Gigabyte is a well known Tier 1 motherboard manufacturer that has consistently produced solid boards for many years. With this kind of reputation, we're always happy to get some time with the company's offerings. Today, we take a look at its top of the range P965 model: the GA-965P-DQ6. This board is based on Gigabyte's new "quad" ethos and has lots of pretty much everything that performance seekers, enthusiasts and overclockers could ever want - it also claims to be a diamond overclocker with the latest F5 BIOS.
This is something that we're not used to seeing on Gigabyte boards, as they have typically lacked enough features and tweak options to truly cater to the enthusiast. With all of this in mind, we have given the GA-965P-DQ6 a thorough grilling over the last couple of weeks - read on to find out if it came out smokin'.
Gigabyte GA-965P-DQ6 Overview:
Support for all Intel LGA775 processors including Pentium 4, Pentium D, Pentium Extreme Edition, Core 2 Duo and Core 2 Extreme;
Intel P965 chipset and ICH8R southbridge with RAID 0, 1, 0+1 and 5 support;
Support for up to 8GB of DDR2-533, DDR2-667 or DDR2-800MHz memory;
One PCI-Express x16 slot and one PCI-Express x4 slot (x16 physical interconnect) with ATI Crossfire support using Catalyst 6.9 (or newer) drivers;
Three PCI-Express x1 slots (either use the three x1 slots, or use the PCI-Express x4 slot with no PCI-Express x1 slots) and two PCI slots;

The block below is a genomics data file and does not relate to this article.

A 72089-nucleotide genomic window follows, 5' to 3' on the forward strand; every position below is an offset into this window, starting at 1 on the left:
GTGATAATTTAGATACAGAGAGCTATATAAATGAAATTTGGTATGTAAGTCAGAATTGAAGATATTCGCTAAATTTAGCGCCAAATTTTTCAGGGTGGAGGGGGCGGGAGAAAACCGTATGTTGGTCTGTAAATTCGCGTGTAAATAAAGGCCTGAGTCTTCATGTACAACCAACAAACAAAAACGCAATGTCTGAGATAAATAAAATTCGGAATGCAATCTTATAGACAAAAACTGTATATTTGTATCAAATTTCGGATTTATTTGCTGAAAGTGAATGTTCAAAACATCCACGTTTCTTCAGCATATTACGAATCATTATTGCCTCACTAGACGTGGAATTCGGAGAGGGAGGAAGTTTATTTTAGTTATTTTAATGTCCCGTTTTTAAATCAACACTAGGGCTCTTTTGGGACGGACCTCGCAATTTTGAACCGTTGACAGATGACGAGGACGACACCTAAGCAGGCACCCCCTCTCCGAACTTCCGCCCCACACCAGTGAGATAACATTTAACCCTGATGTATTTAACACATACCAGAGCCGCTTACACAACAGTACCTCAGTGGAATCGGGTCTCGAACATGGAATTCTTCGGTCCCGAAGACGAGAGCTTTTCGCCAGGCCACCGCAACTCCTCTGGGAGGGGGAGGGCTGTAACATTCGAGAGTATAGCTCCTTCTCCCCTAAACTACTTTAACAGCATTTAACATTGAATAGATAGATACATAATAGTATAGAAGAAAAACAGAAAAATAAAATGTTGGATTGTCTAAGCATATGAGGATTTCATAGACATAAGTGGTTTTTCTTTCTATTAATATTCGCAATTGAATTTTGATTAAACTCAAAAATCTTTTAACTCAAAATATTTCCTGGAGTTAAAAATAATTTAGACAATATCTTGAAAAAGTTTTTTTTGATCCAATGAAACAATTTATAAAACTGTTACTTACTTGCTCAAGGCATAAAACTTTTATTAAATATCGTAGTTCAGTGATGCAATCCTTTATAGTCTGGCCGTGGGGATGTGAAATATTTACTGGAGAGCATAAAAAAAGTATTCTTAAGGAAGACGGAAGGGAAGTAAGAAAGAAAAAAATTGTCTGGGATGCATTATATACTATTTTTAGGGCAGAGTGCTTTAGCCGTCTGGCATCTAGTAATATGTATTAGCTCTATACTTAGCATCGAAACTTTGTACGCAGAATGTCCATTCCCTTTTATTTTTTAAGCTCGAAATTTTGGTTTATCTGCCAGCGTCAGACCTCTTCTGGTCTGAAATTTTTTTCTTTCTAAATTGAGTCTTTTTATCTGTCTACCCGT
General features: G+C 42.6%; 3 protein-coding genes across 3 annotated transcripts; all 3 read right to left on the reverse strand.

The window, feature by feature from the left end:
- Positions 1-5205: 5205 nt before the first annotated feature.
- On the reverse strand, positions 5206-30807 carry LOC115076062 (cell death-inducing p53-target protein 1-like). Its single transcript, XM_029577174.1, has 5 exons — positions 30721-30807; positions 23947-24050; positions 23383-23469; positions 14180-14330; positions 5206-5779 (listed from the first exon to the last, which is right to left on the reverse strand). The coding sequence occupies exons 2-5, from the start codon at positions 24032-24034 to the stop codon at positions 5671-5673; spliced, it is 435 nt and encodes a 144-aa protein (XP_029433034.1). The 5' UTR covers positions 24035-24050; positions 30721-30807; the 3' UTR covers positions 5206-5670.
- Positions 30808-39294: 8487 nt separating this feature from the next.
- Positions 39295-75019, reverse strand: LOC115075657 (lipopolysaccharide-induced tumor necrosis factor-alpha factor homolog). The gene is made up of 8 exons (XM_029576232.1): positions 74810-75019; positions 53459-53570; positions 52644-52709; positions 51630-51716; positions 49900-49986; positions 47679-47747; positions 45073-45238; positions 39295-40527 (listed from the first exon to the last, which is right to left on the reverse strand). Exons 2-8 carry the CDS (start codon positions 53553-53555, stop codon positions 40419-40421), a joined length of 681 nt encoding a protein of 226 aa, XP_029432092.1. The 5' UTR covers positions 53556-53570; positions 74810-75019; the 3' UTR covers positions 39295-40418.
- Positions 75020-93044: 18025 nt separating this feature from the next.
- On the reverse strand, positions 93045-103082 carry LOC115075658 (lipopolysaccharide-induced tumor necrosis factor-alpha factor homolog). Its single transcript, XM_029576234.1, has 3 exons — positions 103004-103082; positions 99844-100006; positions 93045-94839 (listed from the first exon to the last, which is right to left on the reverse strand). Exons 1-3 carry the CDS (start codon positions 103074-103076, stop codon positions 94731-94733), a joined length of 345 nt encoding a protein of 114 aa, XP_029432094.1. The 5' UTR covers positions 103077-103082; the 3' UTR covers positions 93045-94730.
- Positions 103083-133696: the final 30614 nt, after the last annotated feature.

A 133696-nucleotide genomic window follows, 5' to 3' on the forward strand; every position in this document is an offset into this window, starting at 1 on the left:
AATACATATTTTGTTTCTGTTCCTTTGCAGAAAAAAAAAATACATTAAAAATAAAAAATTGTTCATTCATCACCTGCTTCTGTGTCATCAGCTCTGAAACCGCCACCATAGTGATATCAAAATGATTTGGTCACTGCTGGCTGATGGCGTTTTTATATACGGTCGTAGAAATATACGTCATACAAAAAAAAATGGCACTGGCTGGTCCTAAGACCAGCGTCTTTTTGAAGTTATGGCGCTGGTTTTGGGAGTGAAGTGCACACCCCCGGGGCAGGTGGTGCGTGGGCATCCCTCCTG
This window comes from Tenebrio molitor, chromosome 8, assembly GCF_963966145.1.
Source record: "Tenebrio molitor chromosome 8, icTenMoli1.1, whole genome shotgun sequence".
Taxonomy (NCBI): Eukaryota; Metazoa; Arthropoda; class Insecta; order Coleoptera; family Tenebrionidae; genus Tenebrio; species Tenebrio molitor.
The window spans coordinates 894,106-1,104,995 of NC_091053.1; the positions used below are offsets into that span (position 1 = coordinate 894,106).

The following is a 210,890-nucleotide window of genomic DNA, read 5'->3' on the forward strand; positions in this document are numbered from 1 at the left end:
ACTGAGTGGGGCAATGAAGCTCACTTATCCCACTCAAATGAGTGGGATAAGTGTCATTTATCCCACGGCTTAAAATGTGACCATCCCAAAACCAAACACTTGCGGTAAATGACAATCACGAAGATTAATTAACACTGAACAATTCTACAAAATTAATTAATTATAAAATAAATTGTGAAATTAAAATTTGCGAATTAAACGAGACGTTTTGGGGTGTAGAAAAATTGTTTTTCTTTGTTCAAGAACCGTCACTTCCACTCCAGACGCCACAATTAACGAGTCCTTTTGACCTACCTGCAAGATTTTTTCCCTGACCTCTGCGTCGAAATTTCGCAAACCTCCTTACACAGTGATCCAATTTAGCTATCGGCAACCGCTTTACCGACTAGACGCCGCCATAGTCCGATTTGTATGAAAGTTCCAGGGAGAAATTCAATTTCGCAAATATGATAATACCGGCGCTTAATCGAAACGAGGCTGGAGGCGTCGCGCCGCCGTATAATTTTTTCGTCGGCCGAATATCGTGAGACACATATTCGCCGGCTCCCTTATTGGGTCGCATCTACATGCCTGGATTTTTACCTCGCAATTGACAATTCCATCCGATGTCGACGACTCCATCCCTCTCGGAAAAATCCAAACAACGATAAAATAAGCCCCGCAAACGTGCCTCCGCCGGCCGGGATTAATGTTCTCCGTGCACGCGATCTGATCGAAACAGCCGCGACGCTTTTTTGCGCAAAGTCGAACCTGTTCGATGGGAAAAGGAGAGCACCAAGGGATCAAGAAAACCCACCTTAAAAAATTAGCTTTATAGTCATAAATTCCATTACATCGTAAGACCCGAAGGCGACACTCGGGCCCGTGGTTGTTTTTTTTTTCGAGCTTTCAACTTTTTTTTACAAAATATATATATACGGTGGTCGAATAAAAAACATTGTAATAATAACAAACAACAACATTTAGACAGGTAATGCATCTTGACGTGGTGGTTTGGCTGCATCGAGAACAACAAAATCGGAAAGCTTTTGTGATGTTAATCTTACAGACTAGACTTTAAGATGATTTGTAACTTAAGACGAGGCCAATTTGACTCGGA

Realtek ALC888D High Definition audio codec with 8 channel sound support, Dolby Digital and S/PDIF;
Marvell 8053 PCI-Express Gigabit Ethernet;
Six native SATA 3Gbps ports;
Two Gigabyte SATA 3Gbps ports and a single IDE channel;
Firewire T.I. TSB43AB23 with three ports;
Ten USB 2.0 ports, six internal and four on the rear I/O.
User Manual, CD and RAID/eSATA floppy disks;
One blue IDE cable;
One blue floppy cable;
Four orange serial ATA cables;
Two serial SATA molex power adapter;
Two eSATA cables;
Two PCI brackets providing support for four eSATA devises;
A metal I/O shield.
Wow...Gigabyte has come so far, but left out a few essentials from the bundle. The provision of eSATA is just unheard of elsewhere, and is definitely a good thing for external storage. Having said that, though, if you don't have a case to put your hard disks in, you leave them prone to static attack or being dropped in daily life. This is a pretty big worry.
The big downside is that you don't get enough bits to use every port in every way. For example, if you're just using the SATA ports for internal disks, then you'll need to stump up an extra four cables in order to use all the ports on the board. Or, if you wanted to use another two eSATA disks, you'll have to find yourself another PCI bracket (which is a much tougher task).
There are also no USB 2.0 or Firewire PCI brackets included. This is a shame, because they are arguably more useful than the eSATA expansion brackets that Gigabyte has bundled with the board. I mean, virtually everyone has multiple USB devices; and, at the same time, there very few that need eSATA connectivity to the extent that Gigabyte has gone to here. In fact, I would go so far as to say that many just choose to use a USB 2.0 hard drive enclosure for backup purposes.
As usual, Gigabyte includes a decent manual with lots of pictures and some brief explanations, along with a very useful quick reference hardware installation guide for those of short attention span or time.
In summary, it's not a bad bundle and it comes with some unique additions, but these come at the expense of other, arguably more useful inclusions.